Calvin Johnson was the receiver of the 2000s and Herman Moore was the receiver of the 90s. In his 4 Pro Bowl seasons, he made it over 1,000 yards receiving and at least 8 touchdowns. 3 of those seasons, he was voted First-Team All-Pro. During his time, the Lions made the playoffs 6 times, all of which ended in miserable attempts to make any sort of run. The farthest they ever finished was in the NFC championship game where they were blown out by the Super Bowl champion Redskins. Since you will never find a Super Bowl champion Lions team, it is impossible to base success off that. Moore was a reception machine. In 1995, he broke the record for most receptions in a single-season with 123 which has been later been broke several times. Despite that, he was one of the best receivers during the 90s.

Stats while with the Lions

Receiving Yards: 9,174
Receiving Touchdowns: 62
Pro Bowls: 4
HOF: No

3. Johnnie Morton

Paired with Hermon Moore was Johnnie Morton. While Moore took the majority of the targets away from Morton, he still put up some incredible numbers. He had four of his own 1,000+ yard seasons but never was selected to the Pro Bowl as he was overshadowed by Moore. He saw 3 of the Lions’ failed attempts of making it to the playoffs towards the end of the 90s. Throughout his eight-season career with the Lions before leaving to the Chiefs, he ranked up the receiving leader board right behind Moore and eventually sat one and two with him. Johnson has since passed both of them, but the fact that two receivers during the same time period reached one and two is a feat in itself. The only thing missing for Morton is touchdowns with 8 being his single-season record but averaged just above 4 per season. Morton still deserves a high spot due to his success alongside Moore which is why he finds himself at #3 on this list.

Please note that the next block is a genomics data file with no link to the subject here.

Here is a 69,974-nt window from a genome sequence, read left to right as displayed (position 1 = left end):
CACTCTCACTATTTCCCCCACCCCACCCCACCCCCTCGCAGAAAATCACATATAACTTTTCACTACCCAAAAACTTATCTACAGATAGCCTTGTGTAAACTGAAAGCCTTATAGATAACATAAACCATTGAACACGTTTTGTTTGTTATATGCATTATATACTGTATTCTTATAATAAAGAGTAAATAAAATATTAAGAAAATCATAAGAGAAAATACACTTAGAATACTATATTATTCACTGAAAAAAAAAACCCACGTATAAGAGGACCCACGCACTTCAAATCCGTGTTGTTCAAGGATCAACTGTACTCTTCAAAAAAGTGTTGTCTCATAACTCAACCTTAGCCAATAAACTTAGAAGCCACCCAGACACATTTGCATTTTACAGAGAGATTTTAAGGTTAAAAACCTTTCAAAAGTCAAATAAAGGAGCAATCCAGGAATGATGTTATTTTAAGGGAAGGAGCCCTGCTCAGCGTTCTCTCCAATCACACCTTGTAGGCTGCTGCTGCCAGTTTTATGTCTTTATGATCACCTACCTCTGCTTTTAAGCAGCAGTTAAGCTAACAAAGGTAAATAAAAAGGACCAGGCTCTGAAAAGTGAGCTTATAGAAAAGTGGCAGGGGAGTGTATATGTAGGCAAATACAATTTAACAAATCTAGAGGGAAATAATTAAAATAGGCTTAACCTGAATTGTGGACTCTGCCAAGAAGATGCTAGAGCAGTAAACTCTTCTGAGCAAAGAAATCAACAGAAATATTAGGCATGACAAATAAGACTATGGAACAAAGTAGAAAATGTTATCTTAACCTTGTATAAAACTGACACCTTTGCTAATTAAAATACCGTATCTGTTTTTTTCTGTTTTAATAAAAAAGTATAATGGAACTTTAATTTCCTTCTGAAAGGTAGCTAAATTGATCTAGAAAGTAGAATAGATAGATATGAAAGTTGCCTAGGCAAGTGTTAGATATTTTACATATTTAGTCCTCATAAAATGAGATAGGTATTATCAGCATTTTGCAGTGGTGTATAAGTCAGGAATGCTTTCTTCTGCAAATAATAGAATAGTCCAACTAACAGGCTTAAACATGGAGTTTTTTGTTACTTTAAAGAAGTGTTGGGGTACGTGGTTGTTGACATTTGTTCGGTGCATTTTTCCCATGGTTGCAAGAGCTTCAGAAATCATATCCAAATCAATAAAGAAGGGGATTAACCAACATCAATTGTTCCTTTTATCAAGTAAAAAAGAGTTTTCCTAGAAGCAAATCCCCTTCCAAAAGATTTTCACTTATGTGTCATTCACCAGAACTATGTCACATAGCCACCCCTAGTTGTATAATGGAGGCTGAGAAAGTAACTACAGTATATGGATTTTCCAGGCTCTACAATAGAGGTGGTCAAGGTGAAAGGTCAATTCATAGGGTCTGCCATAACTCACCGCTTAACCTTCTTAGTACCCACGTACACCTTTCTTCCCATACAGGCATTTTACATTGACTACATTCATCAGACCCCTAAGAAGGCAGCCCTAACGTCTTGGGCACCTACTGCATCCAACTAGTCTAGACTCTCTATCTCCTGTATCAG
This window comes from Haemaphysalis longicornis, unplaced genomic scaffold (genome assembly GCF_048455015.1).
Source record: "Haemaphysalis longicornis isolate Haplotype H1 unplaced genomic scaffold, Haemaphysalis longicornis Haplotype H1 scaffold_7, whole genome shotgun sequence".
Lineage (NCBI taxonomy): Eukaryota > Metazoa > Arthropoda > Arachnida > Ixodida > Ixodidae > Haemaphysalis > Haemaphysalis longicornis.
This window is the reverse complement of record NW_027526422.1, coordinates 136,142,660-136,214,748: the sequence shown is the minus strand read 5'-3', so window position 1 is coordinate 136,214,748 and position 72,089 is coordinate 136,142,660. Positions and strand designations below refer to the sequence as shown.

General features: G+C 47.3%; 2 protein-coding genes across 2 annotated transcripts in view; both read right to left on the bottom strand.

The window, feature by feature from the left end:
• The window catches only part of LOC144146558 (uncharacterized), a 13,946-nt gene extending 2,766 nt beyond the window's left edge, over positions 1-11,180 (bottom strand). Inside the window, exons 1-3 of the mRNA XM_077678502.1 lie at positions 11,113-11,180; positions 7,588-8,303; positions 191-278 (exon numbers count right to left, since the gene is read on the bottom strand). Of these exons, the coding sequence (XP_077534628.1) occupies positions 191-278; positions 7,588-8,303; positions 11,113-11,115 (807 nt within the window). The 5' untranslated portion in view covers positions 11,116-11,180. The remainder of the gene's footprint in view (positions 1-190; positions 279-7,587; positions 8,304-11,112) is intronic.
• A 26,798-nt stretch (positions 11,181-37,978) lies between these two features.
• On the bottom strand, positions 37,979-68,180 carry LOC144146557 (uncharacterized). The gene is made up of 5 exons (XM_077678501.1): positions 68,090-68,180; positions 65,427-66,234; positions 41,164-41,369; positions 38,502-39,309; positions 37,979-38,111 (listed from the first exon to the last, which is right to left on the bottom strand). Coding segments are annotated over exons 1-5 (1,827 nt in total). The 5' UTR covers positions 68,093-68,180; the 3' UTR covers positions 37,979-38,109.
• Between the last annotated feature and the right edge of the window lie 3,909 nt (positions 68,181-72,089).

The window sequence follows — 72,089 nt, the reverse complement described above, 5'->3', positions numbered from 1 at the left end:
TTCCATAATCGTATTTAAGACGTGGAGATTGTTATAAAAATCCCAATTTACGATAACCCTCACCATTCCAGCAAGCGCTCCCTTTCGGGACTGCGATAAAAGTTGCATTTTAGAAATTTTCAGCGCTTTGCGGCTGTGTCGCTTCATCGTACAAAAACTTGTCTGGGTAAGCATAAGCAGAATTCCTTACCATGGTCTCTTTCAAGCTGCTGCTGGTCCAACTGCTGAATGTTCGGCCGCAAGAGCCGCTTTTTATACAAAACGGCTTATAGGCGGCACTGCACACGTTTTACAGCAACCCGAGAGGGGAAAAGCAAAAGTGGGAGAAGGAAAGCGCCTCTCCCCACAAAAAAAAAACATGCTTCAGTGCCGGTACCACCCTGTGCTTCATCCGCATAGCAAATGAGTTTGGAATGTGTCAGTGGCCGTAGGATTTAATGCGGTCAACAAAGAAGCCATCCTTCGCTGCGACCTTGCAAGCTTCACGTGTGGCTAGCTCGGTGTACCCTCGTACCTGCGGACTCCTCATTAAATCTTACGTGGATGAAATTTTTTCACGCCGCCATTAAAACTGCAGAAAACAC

Stats while with the Lions

Receiving Yards: 6,499
Receiving Touchdowns: 35
Pro Bowls: 0
HOF: No

4. Gail Cogdill

Moving farther back in time, we have Gail Cogdill from the 1960s. Cogdill came out hot for the Lions after being drafted, but a knee injury would change the direction of his career. In the five great seasons that the Lions got out of him, he passed 600 yards every season. He was selected to 3 Pro Bowls and had a 10 touchdown season in 1963 which was tied for 4th. 3 times, Cogdill hit over 900 yards receiving which ranked at least in the top 7 receivers every season. All of this is to say that while Cogdill was healthy, he was an elite receiver of his time. Who knows what type of numbers he could have put up if he remained healthy? He was able to climb the Lions’ receiving leaderboard up to the top for which he held the number one position for over the next 20 years.